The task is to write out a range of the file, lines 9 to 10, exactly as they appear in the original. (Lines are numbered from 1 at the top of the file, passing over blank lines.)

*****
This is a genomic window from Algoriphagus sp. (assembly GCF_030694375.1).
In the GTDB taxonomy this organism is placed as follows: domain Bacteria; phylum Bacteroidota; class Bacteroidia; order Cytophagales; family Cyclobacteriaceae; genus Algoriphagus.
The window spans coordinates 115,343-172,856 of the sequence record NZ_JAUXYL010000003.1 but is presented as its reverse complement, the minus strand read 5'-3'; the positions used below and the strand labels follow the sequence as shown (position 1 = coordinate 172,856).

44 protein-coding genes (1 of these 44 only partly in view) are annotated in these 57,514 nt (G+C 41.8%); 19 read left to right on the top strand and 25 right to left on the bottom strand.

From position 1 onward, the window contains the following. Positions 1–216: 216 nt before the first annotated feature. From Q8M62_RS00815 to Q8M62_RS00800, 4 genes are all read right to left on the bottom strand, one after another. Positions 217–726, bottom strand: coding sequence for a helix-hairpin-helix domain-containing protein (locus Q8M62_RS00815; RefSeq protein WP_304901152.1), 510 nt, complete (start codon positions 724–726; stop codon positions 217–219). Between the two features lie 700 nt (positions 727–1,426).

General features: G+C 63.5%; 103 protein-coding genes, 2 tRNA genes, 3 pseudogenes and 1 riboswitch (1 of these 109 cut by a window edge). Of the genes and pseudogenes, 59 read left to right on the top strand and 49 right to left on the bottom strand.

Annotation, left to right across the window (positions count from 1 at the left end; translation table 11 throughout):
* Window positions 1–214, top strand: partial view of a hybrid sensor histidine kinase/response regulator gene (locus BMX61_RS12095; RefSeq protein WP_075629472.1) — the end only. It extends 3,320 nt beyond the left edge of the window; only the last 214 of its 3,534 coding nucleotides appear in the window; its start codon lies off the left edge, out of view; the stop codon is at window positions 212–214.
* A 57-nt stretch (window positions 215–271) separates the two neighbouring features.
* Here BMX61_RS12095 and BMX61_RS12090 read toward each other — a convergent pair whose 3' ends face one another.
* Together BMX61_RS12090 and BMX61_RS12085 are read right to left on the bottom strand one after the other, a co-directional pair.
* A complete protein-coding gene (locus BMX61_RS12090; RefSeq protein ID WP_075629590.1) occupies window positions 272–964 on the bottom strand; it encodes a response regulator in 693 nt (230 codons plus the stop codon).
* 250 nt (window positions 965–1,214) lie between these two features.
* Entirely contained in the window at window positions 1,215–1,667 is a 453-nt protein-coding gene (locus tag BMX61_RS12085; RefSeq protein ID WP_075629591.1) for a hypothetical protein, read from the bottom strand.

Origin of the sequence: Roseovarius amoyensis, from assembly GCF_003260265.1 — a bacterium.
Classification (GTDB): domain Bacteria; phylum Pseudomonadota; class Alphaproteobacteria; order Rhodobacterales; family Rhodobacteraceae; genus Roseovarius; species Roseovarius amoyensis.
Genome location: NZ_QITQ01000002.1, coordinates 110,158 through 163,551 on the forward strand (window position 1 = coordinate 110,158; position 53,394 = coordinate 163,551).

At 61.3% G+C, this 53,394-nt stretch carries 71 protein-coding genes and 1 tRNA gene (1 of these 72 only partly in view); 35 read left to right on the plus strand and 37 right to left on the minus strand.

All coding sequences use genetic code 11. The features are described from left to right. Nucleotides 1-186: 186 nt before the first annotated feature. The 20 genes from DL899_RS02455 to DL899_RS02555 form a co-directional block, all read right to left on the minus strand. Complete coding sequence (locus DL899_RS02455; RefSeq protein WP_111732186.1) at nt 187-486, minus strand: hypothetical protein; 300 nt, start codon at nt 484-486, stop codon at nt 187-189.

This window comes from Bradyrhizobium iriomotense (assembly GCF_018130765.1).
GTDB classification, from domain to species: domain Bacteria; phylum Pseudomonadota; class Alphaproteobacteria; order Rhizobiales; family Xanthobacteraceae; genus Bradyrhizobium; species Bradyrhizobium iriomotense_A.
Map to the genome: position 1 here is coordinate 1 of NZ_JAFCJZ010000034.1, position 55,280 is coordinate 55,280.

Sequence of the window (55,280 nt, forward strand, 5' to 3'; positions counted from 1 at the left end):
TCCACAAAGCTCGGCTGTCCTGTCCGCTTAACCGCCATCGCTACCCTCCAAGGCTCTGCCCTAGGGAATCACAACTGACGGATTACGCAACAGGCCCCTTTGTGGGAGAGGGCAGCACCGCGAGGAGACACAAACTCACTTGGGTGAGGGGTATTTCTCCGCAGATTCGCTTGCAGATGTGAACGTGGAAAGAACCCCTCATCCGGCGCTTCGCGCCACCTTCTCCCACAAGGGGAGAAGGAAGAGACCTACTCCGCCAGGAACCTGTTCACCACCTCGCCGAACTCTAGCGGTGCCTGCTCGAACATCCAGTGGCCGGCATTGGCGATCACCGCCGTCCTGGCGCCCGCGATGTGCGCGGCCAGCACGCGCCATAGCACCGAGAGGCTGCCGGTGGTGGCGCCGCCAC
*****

* A 57-nt stretch (window positions 215–271) separates the two neighbouring features.
* Here BMX61_RS12095 and BMX61_RS12090 read toward each other — a convergent pair whose 3' ends face one another.